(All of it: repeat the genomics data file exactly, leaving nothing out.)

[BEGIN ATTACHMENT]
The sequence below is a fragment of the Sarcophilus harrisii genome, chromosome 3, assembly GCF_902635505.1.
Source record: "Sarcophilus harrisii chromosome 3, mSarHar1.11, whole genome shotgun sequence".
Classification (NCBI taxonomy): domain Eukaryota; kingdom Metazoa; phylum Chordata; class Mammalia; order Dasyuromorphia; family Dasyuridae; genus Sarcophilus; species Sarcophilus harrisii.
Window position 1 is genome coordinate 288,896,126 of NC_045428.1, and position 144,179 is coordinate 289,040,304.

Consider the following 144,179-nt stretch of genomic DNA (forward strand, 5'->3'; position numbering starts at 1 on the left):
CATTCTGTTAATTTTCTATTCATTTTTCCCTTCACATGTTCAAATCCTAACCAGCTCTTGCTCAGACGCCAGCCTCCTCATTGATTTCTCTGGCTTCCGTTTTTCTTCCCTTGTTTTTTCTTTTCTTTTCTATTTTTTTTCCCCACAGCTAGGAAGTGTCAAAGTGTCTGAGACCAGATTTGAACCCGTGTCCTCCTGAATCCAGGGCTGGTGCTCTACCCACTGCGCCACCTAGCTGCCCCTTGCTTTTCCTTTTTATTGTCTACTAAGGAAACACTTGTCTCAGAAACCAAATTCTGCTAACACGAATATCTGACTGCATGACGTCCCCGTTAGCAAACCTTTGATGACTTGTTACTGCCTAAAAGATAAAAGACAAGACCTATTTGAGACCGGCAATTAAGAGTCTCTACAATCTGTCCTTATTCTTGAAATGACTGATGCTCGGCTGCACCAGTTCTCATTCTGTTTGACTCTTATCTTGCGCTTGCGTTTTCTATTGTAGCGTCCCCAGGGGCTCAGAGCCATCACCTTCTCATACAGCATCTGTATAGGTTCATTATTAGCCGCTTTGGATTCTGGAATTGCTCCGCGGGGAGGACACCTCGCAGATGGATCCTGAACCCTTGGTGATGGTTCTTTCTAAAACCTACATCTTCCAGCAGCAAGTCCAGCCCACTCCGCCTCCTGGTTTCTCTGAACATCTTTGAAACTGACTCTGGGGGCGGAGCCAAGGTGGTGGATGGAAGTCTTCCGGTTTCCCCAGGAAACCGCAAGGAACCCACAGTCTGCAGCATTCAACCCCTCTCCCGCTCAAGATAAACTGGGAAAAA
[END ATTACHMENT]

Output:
The sequence below is a fragment of the Sarcophilus harrisii genome, chromosome 3, assembly GCF_902635505.1.
Source record: "Sarcophilus harrisii chromosome 3, mSarHar1.11, whole genome shotgun sequence".
Classification (NCBI taxonomy): domain Eukaryota; kingdom Metazoa; phylum Chordata; class Mammalia; order Dasyuromorphia; family Dasyuridae; genus Sarcophilus; species Sarcophilus harrisii.
Window position 1 is genome coordinate 288,896,126 of NC_045428.1, and position 144,179 is coordinate 289,040,304.

Consider the following 144,179-nt stretch of genomic DNA (forward strand, 5'->3'; position numbering starts at 1 on the left):
CATTCTGTTAATTTTCTATTCATTTTTCCCTTCACATGTTCAAATCCTAACCAGCTCTTGCTCAGACGCCAGCCTCCTCATTGATTTCTCTGGCTTCCGTTTTTCTTCCCTTGTTTTTTCTTTTCTTTTCTATTTTTTTTCCCCACAGCTAGGAAGTGTCAAAGTGTCTGAGACCAGATTTGAACCCGTGTCCTCCTGAATCCAGGGCTGGTGCTCTACCCACTGCGCCACCTAGCTGCCCCTTGCTTTTCCTTTTTATTGTCTACTAAGGAAACACTTGTCTCAGAAACCAAATTCTGCTAACACGAATATCTGACTGCATGACGTCCCCGTTAGCAAACCTTTGATGACTTGTTACTGCCTAAAAGATAAAAGACAAGACCTATTTGAGACCGGCAATTAAGAGTCTCTACAATCTGTCCTTATTCTTGAAATGACTGATGCTCGGCTGCACCAGTTCTCATTCTGTTTGACTCTTATCTTGCGCTTGCGTTTTCTATTGTAGCGTCCCCAGGGGCTCAGAGCCATCACCTTCTCATACAGCATCTGTATAGGTTCATTATTAGCCGCTTTGGATTCTGGAATTGCTCCGCGGGGAGGACACCTCGCAGATGGATCCTGAACCCTTGGTGATGGTTCTTTCTAAAACCTACATCTTCCAGCAGCAAGTCCAGCCCACTCCGCCTCCTGGTTTCTCTGAACATCTTTGAAACTGACTCTGGGGGCGGAGCCAAGGTGGTGGATGGAAGTCTTCCGGTTTCCCCAGGAAACCGCAAGGAACCCACAGTCTGCAGCATTCAACCCCTCTCCCGCTCAAGATAAACTGGGAAAAA